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By: Posted on: April 2, 2012 In:
Blackbridge Art Village

Artist Zhong Biao works on a canvas in his studio in the Blackbridge Art Village. The studio, along with that of 400 others, is slated to be torn down by the Chinese government. (Photo courtesy Paul Manfredi)

Tearing Down the Studio

By Chris Albert

In a studio in the Blackbridge Art Village of Beijing, world-renowned artist Zhong Biao speaks to his assistant about what he has planned for his next project.

Observing on the outside is Paul Manfredi, associate professor of Chinese, who has known Zhong since 2005. At first, Manfredi had a simple fascination with Zhong’s art, particularly his paintings. That developed into a budding friendship and, later, Zhong’s work became a focus of Manfredi’s academic writing.

But here, Manfredi is doing something different — he is documenting Zhong, his work, and his community through a camera lens.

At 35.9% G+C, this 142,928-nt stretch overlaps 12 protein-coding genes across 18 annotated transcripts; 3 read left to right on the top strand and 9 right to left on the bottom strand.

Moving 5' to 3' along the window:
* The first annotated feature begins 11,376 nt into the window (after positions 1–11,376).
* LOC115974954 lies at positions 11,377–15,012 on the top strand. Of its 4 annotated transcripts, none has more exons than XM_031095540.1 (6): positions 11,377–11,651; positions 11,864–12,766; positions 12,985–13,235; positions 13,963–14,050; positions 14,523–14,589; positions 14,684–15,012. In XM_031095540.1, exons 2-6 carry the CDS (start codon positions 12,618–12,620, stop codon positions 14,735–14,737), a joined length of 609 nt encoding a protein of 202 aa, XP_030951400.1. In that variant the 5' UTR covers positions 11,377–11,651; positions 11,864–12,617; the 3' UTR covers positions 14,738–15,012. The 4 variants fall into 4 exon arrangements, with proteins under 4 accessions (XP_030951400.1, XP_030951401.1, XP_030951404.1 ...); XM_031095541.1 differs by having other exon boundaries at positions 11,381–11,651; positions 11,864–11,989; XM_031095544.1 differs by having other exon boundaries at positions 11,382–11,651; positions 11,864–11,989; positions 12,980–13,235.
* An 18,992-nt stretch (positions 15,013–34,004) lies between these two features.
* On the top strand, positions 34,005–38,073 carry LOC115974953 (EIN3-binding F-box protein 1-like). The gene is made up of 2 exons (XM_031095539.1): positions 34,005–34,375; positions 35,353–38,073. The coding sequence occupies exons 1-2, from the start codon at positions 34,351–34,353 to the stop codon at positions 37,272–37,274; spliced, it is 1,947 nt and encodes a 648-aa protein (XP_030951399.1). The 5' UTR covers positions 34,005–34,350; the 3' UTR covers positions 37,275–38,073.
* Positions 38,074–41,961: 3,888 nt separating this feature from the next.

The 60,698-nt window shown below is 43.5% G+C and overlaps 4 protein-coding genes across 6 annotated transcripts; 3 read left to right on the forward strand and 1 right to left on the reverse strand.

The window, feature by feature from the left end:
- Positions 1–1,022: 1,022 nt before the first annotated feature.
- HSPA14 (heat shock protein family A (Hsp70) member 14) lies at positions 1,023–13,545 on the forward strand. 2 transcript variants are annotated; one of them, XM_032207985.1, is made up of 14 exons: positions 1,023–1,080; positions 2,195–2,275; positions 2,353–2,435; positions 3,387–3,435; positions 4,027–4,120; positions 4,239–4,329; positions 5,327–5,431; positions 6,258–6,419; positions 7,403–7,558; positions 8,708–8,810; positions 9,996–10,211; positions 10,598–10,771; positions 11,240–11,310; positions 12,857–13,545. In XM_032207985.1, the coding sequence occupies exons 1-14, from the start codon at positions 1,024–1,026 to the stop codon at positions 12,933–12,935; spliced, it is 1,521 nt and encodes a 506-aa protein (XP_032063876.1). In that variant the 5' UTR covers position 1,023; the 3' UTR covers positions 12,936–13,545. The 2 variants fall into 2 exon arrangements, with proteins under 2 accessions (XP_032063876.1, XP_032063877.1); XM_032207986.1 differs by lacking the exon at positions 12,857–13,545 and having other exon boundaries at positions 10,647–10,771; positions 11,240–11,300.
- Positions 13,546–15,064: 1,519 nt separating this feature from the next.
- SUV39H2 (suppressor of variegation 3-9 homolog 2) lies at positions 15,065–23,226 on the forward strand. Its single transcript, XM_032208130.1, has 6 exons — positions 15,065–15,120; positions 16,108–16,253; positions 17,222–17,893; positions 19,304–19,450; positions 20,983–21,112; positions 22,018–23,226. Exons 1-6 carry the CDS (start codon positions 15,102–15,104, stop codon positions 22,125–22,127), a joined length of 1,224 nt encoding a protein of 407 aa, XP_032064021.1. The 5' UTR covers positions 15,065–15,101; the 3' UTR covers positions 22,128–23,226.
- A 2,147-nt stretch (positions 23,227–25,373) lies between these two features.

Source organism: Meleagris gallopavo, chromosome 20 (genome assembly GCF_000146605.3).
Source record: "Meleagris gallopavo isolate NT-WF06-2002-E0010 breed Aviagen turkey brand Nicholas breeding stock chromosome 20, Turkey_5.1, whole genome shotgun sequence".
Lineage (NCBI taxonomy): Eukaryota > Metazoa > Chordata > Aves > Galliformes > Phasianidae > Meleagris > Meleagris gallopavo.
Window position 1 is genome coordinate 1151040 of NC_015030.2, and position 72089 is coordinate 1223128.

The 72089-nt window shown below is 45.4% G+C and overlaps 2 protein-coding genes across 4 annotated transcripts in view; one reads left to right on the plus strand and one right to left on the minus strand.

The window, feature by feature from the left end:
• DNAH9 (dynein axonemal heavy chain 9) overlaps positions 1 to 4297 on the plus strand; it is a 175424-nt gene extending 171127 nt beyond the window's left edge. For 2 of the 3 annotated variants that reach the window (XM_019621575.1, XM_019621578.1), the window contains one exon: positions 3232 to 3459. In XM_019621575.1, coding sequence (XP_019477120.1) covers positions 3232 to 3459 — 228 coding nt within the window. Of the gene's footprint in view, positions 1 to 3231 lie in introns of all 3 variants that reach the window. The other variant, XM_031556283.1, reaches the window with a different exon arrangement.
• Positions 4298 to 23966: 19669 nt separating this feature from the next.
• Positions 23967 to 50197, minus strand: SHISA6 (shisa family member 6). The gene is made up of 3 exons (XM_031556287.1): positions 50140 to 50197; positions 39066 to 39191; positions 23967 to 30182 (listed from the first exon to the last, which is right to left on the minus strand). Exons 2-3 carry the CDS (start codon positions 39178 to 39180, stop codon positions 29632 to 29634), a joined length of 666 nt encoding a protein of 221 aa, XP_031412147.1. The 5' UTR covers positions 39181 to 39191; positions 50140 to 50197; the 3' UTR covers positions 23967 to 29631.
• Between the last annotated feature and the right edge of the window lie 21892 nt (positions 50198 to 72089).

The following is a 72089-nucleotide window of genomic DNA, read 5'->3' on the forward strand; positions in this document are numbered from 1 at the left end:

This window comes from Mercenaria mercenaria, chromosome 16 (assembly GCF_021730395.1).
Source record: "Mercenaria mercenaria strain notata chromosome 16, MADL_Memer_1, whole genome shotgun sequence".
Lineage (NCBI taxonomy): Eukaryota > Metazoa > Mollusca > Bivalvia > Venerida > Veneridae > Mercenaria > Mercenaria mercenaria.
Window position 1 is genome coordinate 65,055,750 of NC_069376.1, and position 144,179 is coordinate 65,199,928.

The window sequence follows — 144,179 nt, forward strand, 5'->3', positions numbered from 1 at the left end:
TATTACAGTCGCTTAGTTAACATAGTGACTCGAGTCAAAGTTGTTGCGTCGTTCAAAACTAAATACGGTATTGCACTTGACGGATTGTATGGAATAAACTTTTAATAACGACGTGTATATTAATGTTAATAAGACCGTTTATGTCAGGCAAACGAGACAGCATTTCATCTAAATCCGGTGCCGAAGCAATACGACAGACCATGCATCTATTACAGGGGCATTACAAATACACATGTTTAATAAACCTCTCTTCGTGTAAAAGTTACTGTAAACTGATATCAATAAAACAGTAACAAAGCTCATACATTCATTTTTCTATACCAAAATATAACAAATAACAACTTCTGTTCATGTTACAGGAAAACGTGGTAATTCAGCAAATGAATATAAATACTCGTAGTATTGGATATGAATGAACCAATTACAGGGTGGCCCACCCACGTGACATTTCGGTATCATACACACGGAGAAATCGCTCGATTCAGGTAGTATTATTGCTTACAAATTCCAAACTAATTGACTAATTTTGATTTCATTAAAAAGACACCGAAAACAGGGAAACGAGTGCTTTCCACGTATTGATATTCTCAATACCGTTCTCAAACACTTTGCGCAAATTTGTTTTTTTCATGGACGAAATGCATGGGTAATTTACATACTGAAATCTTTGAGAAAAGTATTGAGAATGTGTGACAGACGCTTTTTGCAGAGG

His work has been on display in exhibits throughout the world, but the place where he creates it may soon be destroyed.

Manfredi has taken on the project of filming a documentary on the Blackbridge Art Village, which is slated for destruction at the hands of the Chinese government.

Manfredi has been able to pursue the documentary through Kelmer Roe and Wang Center grants.

“The goal is to achieve or provide an accurate snapshot of what it means to be an artist in contemporary China,” Manfredi said.

The story of the Blackbridge Art Village is far from simple.

Would they benefit more financially from sub-leasing to officially sanctioned tenants? Or not? What about the community that is already there – what rights do they have? Does the fact that Blackbridge is an established, functioning (albeit technically illegal) community matter? Does it matter that the artwork that is being created in Blackbridge appears in galleries in districts in China and throughout the world?

The questions continue to pile up, even as Blackbridge seems destined to be torn down within the year. Manfredi has one more trip to China and one more question to answer: What’s next?

“Do you tear it down and reconstruct exactly what was there, but with approval this time?” Manfredi said. “It’s very open ended.”

We will all know in the Spring of 2013, when he hopes to have the documentary finished.